The last few weeks have seen a dramatic surge in US macro data surprises (to the upside), dramatically diverging from the rest of the world (and almost single-handedly improving the global data)...
This sudden surge, however, is not a total surprise as we have noted the seasonal patterns in US economic data previously.
So why does this pattern exist - and why is it particularly strong in recent weeks?
Simple - as OpenTheBooks.com details - it is a reflection of the Federal Government's "Use-It-Or-Lose-It" Spending Spree...
In the final month of the fiscal year, federal agencies scramble to spend what’s left in their annual budget. Agencies worry spending less than their budget allows might prompt Congress to appropriate less money in the next fiscal year. To avoid this, federal agencies choose to embark on an annual shopping spree rather than admit they can operate on less.
This is the “use-it-or-lose-it” spending phenomenon, and it happens every year.
And that surge in spending coincides with this sudden 'surprise' burst to the upside.
For some context from last year:
In the final week of the fiscal year, federal agencies signed nearly 10 percent of all fiscal year 2018 contracts.
Between 2015 and 2018, federal spending during the final month of the fiscal year increased by 39 percent. From 2017 to 2018, September spending increased by 16 percent.
Contract spending in September 2018 totaled nearly $97 billion. In the final seven days of fiscal year 2018, federal agencies spent $53.3 billion – more than they spent in the entire month of August 2018 ($47 billion).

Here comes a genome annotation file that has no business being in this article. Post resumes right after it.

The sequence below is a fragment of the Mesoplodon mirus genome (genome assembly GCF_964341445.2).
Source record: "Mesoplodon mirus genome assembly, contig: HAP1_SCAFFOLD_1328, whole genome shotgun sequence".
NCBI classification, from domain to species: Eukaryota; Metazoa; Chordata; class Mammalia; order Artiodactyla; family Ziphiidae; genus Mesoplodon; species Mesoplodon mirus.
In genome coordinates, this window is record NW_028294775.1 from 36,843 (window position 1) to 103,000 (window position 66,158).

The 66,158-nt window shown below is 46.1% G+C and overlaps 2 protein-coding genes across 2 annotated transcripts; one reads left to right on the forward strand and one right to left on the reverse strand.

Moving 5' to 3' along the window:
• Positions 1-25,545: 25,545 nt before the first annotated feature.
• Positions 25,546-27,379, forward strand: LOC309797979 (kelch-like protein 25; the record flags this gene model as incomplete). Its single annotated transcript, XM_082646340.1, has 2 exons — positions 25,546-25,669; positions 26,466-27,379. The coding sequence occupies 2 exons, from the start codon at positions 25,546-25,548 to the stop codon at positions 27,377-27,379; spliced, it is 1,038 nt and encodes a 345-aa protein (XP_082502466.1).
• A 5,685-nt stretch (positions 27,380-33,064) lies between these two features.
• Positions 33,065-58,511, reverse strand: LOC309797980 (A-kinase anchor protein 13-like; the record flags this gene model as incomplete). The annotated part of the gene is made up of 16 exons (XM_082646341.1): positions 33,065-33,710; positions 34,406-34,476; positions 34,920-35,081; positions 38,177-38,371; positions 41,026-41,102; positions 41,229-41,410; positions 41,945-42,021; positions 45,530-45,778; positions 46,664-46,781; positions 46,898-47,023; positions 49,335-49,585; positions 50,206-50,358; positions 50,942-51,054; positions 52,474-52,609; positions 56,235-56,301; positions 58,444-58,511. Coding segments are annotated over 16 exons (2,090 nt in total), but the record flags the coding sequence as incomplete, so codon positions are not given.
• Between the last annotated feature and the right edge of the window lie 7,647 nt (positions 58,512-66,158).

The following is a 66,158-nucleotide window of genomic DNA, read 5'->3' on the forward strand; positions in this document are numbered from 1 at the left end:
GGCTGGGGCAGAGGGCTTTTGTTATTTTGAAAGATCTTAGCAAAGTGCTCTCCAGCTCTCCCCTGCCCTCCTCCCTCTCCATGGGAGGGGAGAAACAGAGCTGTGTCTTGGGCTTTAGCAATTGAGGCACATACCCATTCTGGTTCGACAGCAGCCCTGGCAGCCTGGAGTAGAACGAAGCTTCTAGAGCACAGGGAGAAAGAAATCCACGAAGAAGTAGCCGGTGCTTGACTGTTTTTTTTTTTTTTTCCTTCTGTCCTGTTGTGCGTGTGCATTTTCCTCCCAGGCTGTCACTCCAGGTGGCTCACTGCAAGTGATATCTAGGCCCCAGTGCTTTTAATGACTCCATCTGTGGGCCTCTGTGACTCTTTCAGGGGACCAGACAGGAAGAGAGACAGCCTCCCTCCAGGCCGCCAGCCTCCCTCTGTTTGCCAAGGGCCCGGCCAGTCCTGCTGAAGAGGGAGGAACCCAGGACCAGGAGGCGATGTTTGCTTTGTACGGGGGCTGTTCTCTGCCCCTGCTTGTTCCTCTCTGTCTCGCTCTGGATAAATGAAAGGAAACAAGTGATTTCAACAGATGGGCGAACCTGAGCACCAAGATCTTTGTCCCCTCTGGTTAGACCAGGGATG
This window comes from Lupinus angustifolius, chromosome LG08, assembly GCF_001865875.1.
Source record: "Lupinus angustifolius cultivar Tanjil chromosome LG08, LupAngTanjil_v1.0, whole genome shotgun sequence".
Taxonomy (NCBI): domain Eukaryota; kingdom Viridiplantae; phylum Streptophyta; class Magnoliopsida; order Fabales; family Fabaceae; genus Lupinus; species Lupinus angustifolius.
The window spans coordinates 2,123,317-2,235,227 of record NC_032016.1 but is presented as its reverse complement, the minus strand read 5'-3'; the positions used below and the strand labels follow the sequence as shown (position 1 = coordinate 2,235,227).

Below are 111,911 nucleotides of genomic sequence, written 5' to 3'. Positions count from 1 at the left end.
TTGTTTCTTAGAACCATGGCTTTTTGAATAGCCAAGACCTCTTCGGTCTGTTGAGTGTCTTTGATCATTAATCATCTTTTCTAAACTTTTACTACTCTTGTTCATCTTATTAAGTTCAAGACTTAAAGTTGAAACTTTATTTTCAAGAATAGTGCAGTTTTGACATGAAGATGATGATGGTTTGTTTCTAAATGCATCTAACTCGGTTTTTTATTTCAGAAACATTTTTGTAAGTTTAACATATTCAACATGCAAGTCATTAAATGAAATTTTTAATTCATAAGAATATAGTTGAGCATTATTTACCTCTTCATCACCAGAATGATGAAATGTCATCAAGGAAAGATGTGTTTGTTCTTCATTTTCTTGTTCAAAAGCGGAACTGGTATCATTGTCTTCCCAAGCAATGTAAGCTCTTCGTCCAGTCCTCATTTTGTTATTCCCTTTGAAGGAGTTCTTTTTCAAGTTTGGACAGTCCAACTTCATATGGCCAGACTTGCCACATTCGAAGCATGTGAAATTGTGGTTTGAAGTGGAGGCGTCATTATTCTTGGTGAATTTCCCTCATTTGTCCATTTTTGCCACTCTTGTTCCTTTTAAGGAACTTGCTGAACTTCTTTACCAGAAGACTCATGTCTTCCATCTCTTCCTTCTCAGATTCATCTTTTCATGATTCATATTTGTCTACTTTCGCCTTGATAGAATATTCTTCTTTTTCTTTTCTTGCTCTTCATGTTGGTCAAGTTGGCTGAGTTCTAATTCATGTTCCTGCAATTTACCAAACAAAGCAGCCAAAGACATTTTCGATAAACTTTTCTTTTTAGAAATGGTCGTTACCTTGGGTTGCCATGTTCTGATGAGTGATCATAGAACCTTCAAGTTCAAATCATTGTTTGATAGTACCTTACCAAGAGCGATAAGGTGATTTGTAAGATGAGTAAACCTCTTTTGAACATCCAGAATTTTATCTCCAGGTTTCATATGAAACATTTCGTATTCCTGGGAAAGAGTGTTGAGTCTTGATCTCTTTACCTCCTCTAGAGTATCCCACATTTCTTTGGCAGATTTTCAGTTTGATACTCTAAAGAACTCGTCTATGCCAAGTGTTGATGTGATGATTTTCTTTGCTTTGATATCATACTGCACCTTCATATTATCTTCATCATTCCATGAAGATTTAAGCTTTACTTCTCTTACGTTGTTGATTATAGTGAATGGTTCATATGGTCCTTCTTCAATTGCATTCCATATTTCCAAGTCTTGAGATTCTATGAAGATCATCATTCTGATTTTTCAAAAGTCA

The federal government spent $544 billion on all fiscal year 2018 contracts, but nearly 18 percent of these contracts were purchased in the final month of the fiscal year.
And, we suspect, given the rapid surge in borrowing recently, that 2019 will be even more dramatic on the spending side (and thus the unprecedented spike in economic surprises)
All of which begs the question: is the only reason why the economy tends to pick up momentum dramatically as the summer ends just a function of a surge in government spending permeating the broader economy as agencies scramble to spend all the money they have before the end of the September 30 Fiscal Year End (just so they get allocated the same or greater budget in the coming fiscal year), which subsequently plunges or is outright halted as the case may be right now?
If so, it would explain so much, and certainly why year after year, the US economy seems to pick up in the mid-to-late Q3 period, only to dramatically fade away in the coming months, as government spending goes from a waterfall to a trickle.
It would also put the government's role in generating transitory periodic spikes in economic output under a microscope, especially since it is so clearly staggered to recur every September as one after another government agency spends like a drunken sailor. And if that is the case, how long until the BLS or some other agency (upon reopening of course) is taken to task to normalize not only for hedonic indicators and climate-related seasonal factors, but also for what is now clearly an annual aberration of economic output trends?
Either way, within 72 hours, this artificial stimulus will be over, and we would not be surprised at all to see US data converge back to the weakness indicated elsewhere. Presumably that's what the uber-doves are hoping for.